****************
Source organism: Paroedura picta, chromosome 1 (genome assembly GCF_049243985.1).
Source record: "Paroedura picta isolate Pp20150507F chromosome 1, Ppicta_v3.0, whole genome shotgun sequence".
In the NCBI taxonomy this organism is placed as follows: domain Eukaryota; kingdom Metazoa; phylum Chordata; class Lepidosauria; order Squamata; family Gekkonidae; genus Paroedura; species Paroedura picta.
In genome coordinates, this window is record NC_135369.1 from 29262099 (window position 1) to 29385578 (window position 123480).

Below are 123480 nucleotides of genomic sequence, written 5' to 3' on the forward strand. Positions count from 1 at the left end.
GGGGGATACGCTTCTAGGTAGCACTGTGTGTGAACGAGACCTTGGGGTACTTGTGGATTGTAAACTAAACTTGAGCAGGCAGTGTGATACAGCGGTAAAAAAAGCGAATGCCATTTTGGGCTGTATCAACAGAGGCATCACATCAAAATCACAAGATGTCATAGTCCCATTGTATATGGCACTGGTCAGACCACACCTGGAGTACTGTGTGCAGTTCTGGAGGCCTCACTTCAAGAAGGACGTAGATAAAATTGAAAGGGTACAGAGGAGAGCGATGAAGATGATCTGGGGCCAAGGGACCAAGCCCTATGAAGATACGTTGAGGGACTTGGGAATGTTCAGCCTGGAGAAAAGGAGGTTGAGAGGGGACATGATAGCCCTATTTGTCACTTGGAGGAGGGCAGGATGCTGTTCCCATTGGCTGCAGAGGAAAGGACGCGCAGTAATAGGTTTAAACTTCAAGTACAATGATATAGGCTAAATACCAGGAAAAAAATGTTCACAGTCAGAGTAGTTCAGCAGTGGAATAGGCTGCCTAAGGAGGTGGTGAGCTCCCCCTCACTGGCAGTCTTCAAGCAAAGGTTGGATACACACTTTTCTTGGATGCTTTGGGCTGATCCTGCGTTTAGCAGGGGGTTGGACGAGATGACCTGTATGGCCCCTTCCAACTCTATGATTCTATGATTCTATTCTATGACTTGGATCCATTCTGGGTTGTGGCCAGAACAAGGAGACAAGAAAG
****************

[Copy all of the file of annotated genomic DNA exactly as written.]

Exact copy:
Source organism: Paroedura picta, chromosome 1 (genome assembly GCF_049243985.1).
Source record: "Paroedura picta isolate Pp20150507F chromosome 1, Ppicta_v3.0, whole genome shotgun sequence".
In the NCBI taxonomy this organism is placed as follows: domain Eukaryota; kingdom Metazoa; phylum Chordata; class Lepidosauria; order Squamata; family Gekkonidae; genus Paroedura; species Paroedura picta.
In genome coordinates, this window is record NC_135369.1 from 29262099 (window position 1) to 29385578 (window position 123480).

Below are 123480 nucleotides of genomic sequence, written 5' to 3' on the forward strand. Positions count from 1 at the left end.
GGGGGATACGCTTCTAGGTAGCACTGTGTGTGAACGAGACCTTGGGGTACTTGTGGATTGTAAACTAAACTTGAGCAGGCAGTGTGATACAGCGGTAAAAAAAGCGAATGCCATTTTGGGCTGTATCAACAGAGGCATCACATCAAAATCACAAGATGTCATAGTCCCATTGTATATGGCACTGGTCAGACCACACCTGGAGTACTGTGTGCAGTTCTGGAGGCCTCACTTCAAGAAGGACGTAGATAAAATTGAAAGGGTACAGAGGAGAGCGATGAAGATGATCTGGGGCCAAGGGACCAAGCCCTATGAAGATACGTTGAGGGACTTGGGAATGTTCAGCCTGGAGAAAAGGAGGTTGAGAGGGGACATGATAGCCCTATTTGTCACTTGGAGGAGGGCAGGATGCTGTTCCCATTGGCTGCAGAGGAAAGGACGCGCAGTAATAGGTTTAAACTTCAAGTACAATGATATAGGCTAAATACCAGGAAAAAAATGTTCACAGTCAGAGTAGTTCAGCAGTGGAATAGGCTGCCTAAGGAGGTGGTGAGCTCCCCCTCACTGGCAGTCTTCAAGCAAAGGTTGGATACACACTTTTCTTGGATGCTTTGGGCTGATCCTGCGTTTAGCAGGGGGTTGGACGAGATGACCTGTATGGCCCCTTCCAACTCTATGATTCTATGATTCTATTCTATGACTTGGATCCATTCTGGGTTGTGGCCAGAACAAGGAGACAAGAAAG